# Are projective limits always subobjects of a product and dualy, inductive limits quotient objects of a coproduct?

This question is motivated by the first few explicit examples I came across, e.g.

In order to answer that question, let's start with the following two examples and an attempt to link the pullback and pushforward to the product and coproduct respectively. In the category $\mathbf{Set}$ with monomorphisms only as arrows, these correspond respectively to the intersection and union:

The explicit (and seemingly general) constructed goes like $$X\cap Y:= \left\{(x,y)\in X\times Y,\ \iota_X(x) = \iota_Y (y) \right\}$$ where $p_{X/Y}$ are the projections on the first (resp. second) element in the pair $(x,y)$. (This construction actually corresponds to $\Delta(X\cap Y)\subset Z\times Z$ where $\Delta$ is the "diagonal map") and $$X\cup Y:= X\coprod Y \Bigg/\sim$$ where $\sim$ is the finest equivalence relation such that $$u\sim v ,\enspace u,v\in X\coprod Y \quad \Longleftrightarrow\quad u=i_X\circ p_X (x,y),\ v=i_Y\circ p_Y (x,y)\ \text{for some}\ (x,y)\in X\cap Y$$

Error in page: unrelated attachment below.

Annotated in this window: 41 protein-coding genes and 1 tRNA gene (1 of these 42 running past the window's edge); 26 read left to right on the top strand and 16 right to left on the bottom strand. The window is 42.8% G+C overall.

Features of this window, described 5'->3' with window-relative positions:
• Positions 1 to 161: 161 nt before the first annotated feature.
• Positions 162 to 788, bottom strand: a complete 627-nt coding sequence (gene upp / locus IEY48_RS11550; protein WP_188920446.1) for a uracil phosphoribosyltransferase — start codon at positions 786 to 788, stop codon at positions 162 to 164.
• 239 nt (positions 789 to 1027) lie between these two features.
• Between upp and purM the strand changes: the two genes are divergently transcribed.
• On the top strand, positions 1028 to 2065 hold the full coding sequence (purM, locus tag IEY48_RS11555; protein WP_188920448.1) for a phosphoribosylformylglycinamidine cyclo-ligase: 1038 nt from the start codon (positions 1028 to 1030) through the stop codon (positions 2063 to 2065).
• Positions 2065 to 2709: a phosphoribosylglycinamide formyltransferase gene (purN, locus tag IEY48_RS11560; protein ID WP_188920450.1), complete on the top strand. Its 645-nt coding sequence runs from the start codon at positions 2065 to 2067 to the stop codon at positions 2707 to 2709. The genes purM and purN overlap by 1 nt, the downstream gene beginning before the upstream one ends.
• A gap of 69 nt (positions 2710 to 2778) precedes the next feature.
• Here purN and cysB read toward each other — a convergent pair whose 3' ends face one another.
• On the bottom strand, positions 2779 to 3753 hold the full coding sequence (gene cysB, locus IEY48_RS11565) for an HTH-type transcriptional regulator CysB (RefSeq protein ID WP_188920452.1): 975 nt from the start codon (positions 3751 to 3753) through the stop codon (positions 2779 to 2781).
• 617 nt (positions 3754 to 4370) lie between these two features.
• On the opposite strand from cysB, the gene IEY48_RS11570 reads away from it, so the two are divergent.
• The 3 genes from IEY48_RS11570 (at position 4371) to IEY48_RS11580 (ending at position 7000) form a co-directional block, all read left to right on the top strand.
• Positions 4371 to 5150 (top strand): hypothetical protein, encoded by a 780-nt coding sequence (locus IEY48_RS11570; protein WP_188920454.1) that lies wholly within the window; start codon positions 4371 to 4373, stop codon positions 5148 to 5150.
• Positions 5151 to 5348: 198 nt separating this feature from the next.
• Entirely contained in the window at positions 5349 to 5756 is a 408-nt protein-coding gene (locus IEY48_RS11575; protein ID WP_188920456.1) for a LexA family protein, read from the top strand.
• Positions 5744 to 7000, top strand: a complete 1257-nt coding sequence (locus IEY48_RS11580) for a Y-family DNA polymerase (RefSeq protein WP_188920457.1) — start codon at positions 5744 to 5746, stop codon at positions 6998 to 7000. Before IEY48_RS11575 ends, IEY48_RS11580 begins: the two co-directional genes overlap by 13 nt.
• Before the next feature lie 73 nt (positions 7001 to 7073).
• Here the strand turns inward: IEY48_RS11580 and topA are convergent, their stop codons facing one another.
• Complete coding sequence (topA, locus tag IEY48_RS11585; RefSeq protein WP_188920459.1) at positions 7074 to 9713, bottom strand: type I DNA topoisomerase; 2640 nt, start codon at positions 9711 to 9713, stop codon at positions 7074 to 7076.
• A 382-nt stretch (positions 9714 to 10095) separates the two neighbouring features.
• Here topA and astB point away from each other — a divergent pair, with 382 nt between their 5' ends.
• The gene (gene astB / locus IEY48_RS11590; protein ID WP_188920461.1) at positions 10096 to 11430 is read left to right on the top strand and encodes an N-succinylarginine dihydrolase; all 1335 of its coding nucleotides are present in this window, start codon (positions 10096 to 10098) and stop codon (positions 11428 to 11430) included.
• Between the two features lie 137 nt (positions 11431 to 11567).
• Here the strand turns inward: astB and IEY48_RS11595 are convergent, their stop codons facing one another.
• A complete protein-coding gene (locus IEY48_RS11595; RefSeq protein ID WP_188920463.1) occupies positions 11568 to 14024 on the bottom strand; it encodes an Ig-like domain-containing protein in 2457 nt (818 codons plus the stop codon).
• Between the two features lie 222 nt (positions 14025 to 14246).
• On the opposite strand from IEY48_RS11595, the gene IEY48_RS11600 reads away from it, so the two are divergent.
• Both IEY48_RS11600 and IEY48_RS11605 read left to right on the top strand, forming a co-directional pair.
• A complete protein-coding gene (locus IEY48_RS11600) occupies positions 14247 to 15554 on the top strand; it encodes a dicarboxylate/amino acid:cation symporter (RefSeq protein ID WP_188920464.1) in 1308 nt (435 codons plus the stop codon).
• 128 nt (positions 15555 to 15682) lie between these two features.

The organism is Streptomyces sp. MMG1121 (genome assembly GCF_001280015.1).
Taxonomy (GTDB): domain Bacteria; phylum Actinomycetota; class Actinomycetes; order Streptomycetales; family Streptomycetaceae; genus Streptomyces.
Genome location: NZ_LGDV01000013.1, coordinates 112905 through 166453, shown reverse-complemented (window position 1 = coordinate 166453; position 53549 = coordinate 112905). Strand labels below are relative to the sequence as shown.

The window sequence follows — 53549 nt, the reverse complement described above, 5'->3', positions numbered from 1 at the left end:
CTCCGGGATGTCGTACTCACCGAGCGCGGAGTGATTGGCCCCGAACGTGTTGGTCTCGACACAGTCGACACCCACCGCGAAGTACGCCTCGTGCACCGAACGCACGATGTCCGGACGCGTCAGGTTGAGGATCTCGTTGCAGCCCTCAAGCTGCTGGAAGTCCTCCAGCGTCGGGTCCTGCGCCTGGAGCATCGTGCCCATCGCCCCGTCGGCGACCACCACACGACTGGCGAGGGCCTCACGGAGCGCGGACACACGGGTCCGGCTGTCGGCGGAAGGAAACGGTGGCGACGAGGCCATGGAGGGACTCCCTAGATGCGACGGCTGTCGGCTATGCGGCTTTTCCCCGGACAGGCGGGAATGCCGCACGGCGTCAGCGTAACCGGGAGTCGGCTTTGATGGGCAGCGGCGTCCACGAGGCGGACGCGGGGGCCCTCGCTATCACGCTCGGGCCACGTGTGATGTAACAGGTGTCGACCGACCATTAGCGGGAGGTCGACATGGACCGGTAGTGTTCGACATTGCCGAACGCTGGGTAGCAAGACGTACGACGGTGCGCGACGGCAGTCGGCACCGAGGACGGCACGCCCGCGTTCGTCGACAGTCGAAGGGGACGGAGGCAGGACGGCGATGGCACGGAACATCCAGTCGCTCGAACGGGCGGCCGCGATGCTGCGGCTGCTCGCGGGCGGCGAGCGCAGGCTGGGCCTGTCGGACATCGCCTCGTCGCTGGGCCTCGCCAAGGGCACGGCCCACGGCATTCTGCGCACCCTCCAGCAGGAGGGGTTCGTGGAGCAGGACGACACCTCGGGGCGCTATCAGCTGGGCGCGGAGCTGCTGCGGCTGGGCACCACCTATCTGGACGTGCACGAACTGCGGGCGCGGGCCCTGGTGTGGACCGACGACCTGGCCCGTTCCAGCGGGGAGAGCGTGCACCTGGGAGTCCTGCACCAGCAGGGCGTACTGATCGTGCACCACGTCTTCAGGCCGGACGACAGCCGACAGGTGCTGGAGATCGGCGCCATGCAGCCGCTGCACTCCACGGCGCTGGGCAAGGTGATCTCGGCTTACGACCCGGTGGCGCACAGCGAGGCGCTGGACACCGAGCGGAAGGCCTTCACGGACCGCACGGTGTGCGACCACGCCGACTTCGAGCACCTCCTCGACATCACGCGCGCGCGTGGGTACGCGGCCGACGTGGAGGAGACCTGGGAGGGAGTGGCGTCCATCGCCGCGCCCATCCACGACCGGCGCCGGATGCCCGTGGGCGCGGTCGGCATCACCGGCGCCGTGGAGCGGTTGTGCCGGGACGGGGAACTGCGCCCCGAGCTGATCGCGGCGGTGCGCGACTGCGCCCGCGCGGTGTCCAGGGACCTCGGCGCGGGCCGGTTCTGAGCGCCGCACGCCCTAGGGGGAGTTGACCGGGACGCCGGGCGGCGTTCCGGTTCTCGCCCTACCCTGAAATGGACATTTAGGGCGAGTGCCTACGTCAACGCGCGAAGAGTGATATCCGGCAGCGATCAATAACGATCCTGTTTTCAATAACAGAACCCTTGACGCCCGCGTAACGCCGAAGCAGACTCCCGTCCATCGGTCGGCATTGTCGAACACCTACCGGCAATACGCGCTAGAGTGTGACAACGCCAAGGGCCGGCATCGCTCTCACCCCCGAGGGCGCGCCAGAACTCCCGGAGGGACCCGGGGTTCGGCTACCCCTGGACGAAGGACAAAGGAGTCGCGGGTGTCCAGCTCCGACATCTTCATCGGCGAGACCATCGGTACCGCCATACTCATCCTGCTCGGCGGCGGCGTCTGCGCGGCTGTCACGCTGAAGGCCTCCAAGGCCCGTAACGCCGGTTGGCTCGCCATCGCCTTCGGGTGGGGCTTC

(The attemp to relate intersection-product and union-coprodut by inserting $Q:= X\times Y$ or $P:= X\coprod Y$ in their respective diagrams fails because these don't make the diagrams commute.)

However, one can insert $C:= X\cap Y,\ f/g = p_X/p_Y$ in the following product diagram and $D:= X\cup Y,\ h/l =i_X/i_Y$ in the coproduct diagram:

This gives a maps $\Phi : X\cap Y \rightarrow X\times Y$ and $\Psi: X\coprod Y \rightarrow X\cup Y$. The question can now be formulated as: under what condition are $\Psi,\Phi$ respectively monomorphism, epimorphism?

Same question for more general projective limits and inductive limits.

Remark: In e.g. this post, people emphasized that the diagrams correspond to the set construction only in $\mathbf{Set}$ with monomorphisms as arrows, not will all arrows, so that $\Psi$ is naturally a monomorphism, i.e. $X\cap Y$ a subobject of $X\times Y$.

Feel free to add the relevant tags.

• Yes. Every limit can be written as an equalizer between two products, and equalizers are always monomorphisms. Jun 22, 2015 at 20:19
• Oh nice, I've (vaguely) seen that theorem but I did not make the link. As soon as I have time (probably in a long time), I'll develop an answer Jun 22, 2015 at 20:59
• @Berci: This is only true if products exist. A counterexample to your claim is the dual of the category of finite abelian groups. Jun 23, 2015 at 13:01